Sunday, May 10, 2009

Mother's Day Cherishes Memories

For a mother who has lost a child, it is undoubtedly one of the worst days of the year. Your child is no longer here to celebrate with you. While most celebrate the joys of parenthood, grieving parents often feel a special anguish. In particular, the mother who has lost her only child may believe she is no longer a mother since her only child has died. Because your child died does not take away that title from you. Rest assured that although your child may not be here on earth with you, you will always be a mother and you should celebrate this holiday as you would if your child were alive.

I recently read a brief history of Mother’s Day as well as getting information on the two women who created it, Julia Ward Howe and Anna Jarvis. Here is some background information.

Julia Ward Howe, writer of The Battle Hymn of the Republic, was the first to conceptualize the first North American Mother’s Day in the late 1800’s. Julia was distraught by the death of so many sons of so many mothers during the War, she called for a mother’s day celebrating peace and motherhood. This lasted approximately 10 years.

It planted the seed for Anna Jarvis to establish the first official Mother’s Day celebration in 1908. Anna never married or had children of her own. She devoted herself to establishing a national Mother’s Day as a way of honoring her beloved mother who died during that time. In Anna’s view, her mother deserved a memorial because she had lived selflessly and endured considerable suffering…seven of her eleven children had died in early childhood. According to historians, Anna’s mother mourned the deaths of her children throughout her life.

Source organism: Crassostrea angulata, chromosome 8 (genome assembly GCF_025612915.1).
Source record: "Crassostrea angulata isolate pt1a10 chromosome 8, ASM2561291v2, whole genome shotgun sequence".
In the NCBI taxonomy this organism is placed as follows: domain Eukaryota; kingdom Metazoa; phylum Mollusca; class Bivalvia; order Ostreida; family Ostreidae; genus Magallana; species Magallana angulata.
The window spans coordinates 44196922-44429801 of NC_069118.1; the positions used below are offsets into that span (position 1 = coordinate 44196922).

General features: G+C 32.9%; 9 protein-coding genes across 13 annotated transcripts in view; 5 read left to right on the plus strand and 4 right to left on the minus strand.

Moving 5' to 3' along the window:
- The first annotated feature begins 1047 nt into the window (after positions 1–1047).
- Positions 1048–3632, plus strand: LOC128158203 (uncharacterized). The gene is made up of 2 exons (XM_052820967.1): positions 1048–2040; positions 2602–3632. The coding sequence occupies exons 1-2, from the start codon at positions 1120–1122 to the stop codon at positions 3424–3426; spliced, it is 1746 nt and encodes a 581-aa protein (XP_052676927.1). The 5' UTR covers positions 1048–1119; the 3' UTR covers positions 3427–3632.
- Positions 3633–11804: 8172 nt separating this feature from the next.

Anna insisted that the holiday always fall on a Sunday so that it would retain its spiritual moorings. Because of her efforts, President Woodrow Wilson in 1914 finally proclaimed the second Sunday in May as Mother’s Day. Although Anna couldn’t prevent the new holiday from quickly becoming a marketing phenomenon, she did try. Speaking out against the mire of commercialization that threatened to engulf Mother’s Day, Anna attempted to preserve her creation as a true holy day, a time for solemn reflection and prayer. She was arrested and landed in jail at times. As with most holidays during the year: Christmas, Easter and Thanksgiving, sometimes we forget the true meaning behind them and Anna didn’t want that to happen. When she died 40 countries were celebrating Mother’s Day and now it has spread throughout the world, albeit very commercialized.

Mother’s Day was borne of a daughter’s grief and love. More importantly, it was intended as a tribute to a bereaved mother…a brave woman who lost multiple children, but who managed to live with an abiding kindness and generosity toward others. There are many women today who continue to have meaningful lives in the face of unthinkable loss.

Mother’s Day symbolizes both the joy and the vulnerability inherent in parenthood. From the moment a child is born, hope and the possibility of tragedy go hand in hand. Anna’s mother understood the fragility of life.

For Anna, Mother’s Day was a time for quiet reflection and the sharing of cherished memories. I believe that is what the day means to all bereaved parents. Happy Mother’s Day to all.

In your gathering of memories,
invite your courage
to remember


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